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It’s safe to say that David Gait, lead manager of the Stewart Investors Asia Pacific Leaders Sustainability Fund, is excited about the prospects for the Asia Pacific region and the opportunities it presents his fund. He sees here “huge growth opportunities, very robust economies, and high catch-up potential.”
Those opportunities look particularly appealing right now. Much of Asia was ‘first in, first out’ of the pandemic. Countries like China are demonstrating robust bounce backs since COVID first struck. The case for Emerging Markets, in which the fund allocates just over half its portfolio, looks strong as risk appetite returns.
The fund’s approach to these opportunities, and its sustainability focus, are two reasons why Tom Stevenson, investment director here at Fidelity, has included it as one of his five ISA fund picks for 2021.
To learn more about the manager’s approach, and his outlook for the market, Tom recently caught up with David Gait.
Leading companies, strong market potential
The fund looks to leading companies - large to mid-caps, none with a market value less than $1 billion - across the Asia Pacific (excluding Japan) region to deliver long-term capital growth. As Gait explains, this fund is all about “the combination of companies and the growth potential of the region.”
To most investors, the latter will come as no surprise. Asia has long demonstrated exciting growth potential. It’s the former, the “wonderful companies” available here, that Gait is particularly excited about. He feels “very spoilt” investing in the region, particularly in India and China, where he sees a multitude of high-quality companies emerging.
That’s not to say that Gait is excited about every company he sees. He acknowledges that while there are many high-quality offerings, there are plenty of lower quality as well.
For that reason, he sets high investment thresholds. Before he invests in a company, he looks for three things:
First, quality of management. He’s very concerned about entrusting investors’ capital to teams he can’t trust: as such, management is “absolutely essential” to him. He explains: “Most of our job is spent building up a picture of the overall quality of a management team.”
Next, he looks at quality of business. Here he reiterates his long-term perspective: “We don’t want businesses that are going to thrive for three months. We’re looking for the long term - we want to know what happens when things go wrong.”
Third is quality of financials. In his eyes, financials are particularly important in this region: “Things often go wrong in Asia, and the companies that come out stronger the other side are often the ones that have the financial resources.”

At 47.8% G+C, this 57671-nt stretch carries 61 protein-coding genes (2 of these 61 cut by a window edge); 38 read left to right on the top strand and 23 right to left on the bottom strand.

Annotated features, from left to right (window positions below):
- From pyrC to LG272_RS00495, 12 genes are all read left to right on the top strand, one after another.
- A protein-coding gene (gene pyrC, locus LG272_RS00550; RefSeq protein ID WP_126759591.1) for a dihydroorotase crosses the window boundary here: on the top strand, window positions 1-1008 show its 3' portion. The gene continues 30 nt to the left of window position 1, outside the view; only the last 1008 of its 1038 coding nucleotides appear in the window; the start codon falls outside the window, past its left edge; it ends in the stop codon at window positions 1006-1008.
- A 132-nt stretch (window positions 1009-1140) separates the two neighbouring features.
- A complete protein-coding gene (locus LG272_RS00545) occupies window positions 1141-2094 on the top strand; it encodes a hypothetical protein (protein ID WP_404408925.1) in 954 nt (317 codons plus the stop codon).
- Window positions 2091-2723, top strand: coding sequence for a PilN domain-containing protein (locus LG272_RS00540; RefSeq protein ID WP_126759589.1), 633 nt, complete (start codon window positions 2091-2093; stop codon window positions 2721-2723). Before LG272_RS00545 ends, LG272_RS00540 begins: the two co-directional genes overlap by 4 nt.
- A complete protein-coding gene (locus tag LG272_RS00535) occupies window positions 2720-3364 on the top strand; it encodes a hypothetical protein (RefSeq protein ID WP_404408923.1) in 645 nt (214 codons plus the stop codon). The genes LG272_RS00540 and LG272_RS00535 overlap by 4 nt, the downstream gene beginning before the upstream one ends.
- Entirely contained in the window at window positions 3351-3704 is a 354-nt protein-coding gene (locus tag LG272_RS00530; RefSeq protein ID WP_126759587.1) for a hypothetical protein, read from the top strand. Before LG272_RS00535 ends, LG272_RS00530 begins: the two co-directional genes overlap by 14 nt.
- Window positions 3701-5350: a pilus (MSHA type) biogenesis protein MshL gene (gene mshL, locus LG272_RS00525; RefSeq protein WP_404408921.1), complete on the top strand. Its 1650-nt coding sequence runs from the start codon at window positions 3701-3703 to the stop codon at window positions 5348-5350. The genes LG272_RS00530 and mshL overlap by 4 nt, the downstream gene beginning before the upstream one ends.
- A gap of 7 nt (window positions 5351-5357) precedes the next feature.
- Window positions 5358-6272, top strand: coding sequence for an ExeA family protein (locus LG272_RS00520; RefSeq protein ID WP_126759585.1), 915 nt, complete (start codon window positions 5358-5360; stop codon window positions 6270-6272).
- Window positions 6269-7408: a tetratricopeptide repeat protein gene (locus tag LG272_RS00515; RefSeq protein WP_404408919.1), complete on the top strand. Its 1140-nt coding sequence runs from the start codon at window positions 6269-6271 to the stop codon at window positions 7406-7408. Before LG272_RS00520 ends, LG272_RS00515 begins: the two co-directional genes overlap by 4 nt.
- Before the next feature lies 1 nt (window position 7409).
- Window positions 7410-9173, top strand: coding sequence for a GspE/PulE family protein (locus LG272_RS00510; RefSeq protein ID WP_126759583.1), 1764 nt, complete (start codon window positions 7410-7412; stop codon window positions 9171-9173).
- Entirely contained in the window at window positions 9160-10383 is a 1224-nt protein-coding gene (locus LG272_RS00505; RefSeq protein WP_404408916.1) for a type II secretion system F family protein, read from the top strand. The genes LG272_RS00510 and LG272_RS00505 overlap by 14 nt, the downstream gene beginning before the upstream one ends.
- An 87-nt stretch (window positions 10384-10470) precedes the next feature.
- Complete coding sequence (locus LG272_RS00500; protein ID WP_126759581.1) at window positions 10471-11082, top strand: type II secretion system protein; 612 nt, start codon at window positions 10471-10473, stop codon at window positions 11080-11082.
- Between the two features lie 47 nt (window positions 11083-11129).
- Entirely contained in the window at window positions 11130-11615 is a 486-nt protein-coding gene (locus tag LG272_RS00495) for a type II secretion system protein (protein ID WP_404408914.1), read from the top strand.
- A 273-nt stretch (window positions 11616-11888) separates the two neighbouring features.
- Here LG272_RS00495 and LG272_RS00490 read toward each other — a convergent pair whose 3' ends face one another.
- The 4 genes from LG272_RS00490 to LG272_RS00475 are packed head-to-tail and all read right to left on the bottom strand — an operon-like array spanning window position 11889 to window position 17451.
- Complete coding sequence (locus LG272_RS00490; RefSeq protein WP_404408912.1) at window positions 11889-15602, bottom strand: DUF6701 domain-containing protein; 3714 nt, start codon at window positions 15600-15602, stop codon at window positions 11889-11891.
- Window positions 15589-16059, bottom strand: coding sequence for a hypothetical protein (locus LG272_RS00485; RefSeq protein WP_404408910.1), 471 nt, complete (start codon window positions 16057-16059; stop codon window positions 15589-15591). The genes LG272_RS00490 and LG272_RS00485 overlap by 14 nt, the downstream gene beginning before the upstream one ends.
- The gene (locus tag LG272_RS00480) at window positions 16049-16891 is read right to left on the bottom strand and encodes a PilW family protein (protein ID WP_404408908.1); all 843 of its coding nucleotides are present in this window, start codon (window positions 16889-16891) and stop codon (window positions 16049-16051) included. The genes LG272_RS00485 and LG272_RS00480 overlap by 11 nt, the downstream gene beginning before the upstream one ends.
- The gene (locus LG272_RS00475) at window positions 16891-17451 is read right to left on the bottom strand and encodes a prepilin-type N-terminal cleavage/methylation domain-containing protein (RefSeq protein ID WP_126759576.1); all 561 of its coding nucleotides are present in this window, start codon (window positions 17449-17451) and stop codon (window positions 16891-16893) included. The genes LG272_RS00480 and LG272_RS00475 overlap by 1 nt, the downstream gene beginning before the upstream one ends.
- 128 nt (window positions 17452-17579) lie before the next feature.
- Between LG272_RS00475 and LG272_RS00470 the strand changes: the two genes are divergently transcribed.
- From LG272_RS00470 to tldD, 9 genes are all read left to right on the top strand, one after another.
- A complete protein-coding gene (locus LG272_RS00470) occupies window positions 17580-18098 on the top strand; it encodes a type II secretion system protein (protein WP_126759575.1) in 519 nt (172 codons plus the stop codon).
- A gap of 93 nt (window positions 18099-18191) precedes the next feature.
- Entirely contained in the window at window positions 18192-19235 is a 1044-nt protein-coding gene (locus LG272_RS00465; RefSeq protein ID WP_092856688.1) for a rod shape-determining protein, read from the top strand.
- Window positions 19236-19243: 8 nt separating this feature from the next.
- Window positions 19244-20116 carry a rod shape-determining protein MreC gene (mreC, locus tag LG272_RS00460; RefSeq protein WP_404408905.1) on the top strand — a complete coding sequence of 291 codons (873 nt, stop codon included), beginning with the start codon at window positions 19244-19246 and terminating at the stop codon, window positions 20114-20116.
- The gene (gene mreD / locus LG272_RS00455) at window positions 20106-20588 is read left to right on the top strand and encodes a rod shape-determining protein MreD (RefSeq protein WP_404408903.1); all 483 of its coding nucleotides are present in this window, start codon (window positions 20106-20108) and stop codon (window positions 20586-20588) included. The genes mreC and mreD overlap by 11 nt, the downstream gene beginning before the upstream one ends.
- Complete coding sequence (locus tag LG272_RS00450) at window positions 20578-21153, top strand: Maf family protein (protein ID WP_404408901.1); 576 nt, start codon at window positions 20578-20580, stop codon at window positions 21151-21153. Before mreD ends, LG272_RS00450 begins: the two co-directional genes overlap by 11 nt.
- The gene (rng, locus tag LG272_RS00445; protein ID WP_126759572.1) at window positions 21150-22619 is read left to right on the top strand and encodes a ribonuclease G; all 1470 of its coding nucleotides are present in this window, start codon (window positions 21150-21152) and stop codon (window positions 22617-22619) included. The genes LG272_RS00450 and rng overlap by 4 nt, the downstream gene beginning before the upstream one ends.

These principles ring true throughout his management, regardless of market conditions. When asked about when the fund is likeliest to outperform, he says “we set out to thrive in the long run.”
As such, his fund is unlikely to shoot the lights out in momentum or bounce-back markets, when fundamentals become less important. Gait is not bothered about different styles like growth and value, or about riding the latest investment wave. He’s more interested in delivering reliable, sustained returns over the long term.
Also key to Gait’s stock picking process is his sustainability focus. Specifically, he likes companies which exhibit characteristics of “social usefulness”.
Sustainable, or ‘ESG’ investing, is in vogue right now, but Gait was about 15 years early to the party. Since he started managing the fund in 2005, he’s maintained that sustainability is “key to delivering long-term returns and reducing risk when investing in the region.” Again, a long-term focus is key here.
He recognises that many Asian countries are heading along a different development path from other developed economies. In his mind, that’s good and bad: it “throws up a lot of headwinds for companies that are poorly positioned for sustainability challenges but also a lot of tailwinds for companies that are able to deliver progress in terms of sustainability.”
He sees such “tailwinds” in traditional areas like energy efficiency or carbon reduction, as well as broader areas like healthcare and poverty and inequality alleviation. Companies that provide solutions to these problems can make for strong investment opportunities.
As such, he values social usefulness not just from an ethical perspective, but also as a way to alleviate risk and bolster long-term returns. It’s the same focus that drives his entire investment philosophy.
Find out more about the Stewart Investors Asia Pacific Leaders Sustainability Fund here.
Investors should note that the views expressed may no longer be current and may have already been acted upon. The Stewart Investors Asia Pacific Leaders Sustainability Fund invests in overseas markets so the value of investments can be affected by changes in currency exchange rates. The fund also invests in emerging markets which can be more volatile than more developed markets. The fund invests in a relatively small number of companies so may carry more risk than funds that are more diversified. The fund may use derivatives to reduce risk or to manage the fund more efficiently. Select 50 is not a personal recommendation to buy or sell a fund. If you are unsure about the suitability of an investment you should speak to a Fidelity adviser or an authorised financial adviser of your choice.
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